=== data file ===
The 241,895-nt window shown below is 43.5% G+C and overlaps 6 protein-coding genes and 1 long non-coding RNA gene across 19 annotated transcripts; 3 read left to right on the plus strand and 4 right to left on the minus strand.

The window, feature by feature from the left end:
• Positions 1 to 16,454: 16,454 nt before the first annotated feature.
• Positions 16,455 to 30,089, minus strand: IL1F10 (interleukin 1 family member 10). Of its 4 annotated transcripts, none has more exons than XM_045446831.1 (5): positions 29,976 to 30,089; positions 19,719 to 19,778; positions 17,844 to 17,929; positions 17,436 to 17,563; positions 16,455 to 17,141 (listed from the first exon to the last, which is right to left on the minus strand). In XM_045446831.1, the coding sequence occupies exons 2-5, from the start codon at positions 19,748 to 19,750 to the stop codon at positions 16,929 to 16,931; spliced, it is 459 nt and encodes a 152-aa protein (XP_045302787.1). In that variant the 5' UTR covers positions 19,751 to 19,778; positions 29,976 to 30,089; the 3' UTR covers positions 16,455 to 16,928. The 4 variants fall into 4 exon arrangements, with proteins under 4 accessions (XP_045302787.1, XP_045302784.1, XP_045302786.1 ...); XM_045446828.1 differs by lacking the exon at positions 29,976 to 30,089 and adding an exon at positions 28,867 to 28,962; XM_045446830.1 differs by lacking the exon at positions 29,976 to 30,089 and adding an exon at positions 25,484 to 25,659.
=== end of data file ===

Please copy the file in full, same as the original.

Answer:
The 241,895-nt window shown below is 43.5% G+C and overlaps 6 protein-coding genes and 1 long non-coding RNA gene across 19 annotated transcripts; 3 read left to right on the plus strand and 4 right to left on the minus strand.

The window, feature by feature from the left end:
• Positions 1 to 16,454: 16,454 nt before the first annotated feature.
• Positions 16,455 to 30,089, minus strand: IL1F10 (interleukin 1 family member 10). Of its 4 annotated transcripts, none has more exons than XM_045446831.1 (5): positions 29,976 to 30,089; positions 19,719 to 19,778; positions 17,844 to 17,929; positions 17,436 to 17,563; positions 16,455 to 17,141 (listed from the first exon to the last, which is right to left on the minus strand). In XM_045446831.1, the coding sequence occupies exons 2-5, from the start codon at positions 19,748 to 19,750 to the stop codon at positions 16,929 to 16,931; spliced, it is 459 nt and encodes a 152-aa protein (XP_045302787.1). In that variant the 5' UTR covers positions 19,751 to 19,778; positions 29,976 to 30,089; the 3' UTR covers positions 16,455 to 16,928. The 4 variants fall into 4 exon arrangements, with proteins under 4 accessions (XP_045302787.1, XP_045302784.1, XP_045302786.1 ...); XM_045446828.1 differs by lacking the exon at positions 29,976 to 30,089 and adding an exon at positions 28,867 to 28,962; XM_045446830.1 differs by lacking the exon at positions 29,976 to 30,089 and adding an exon at positions 25,484 to 25,659.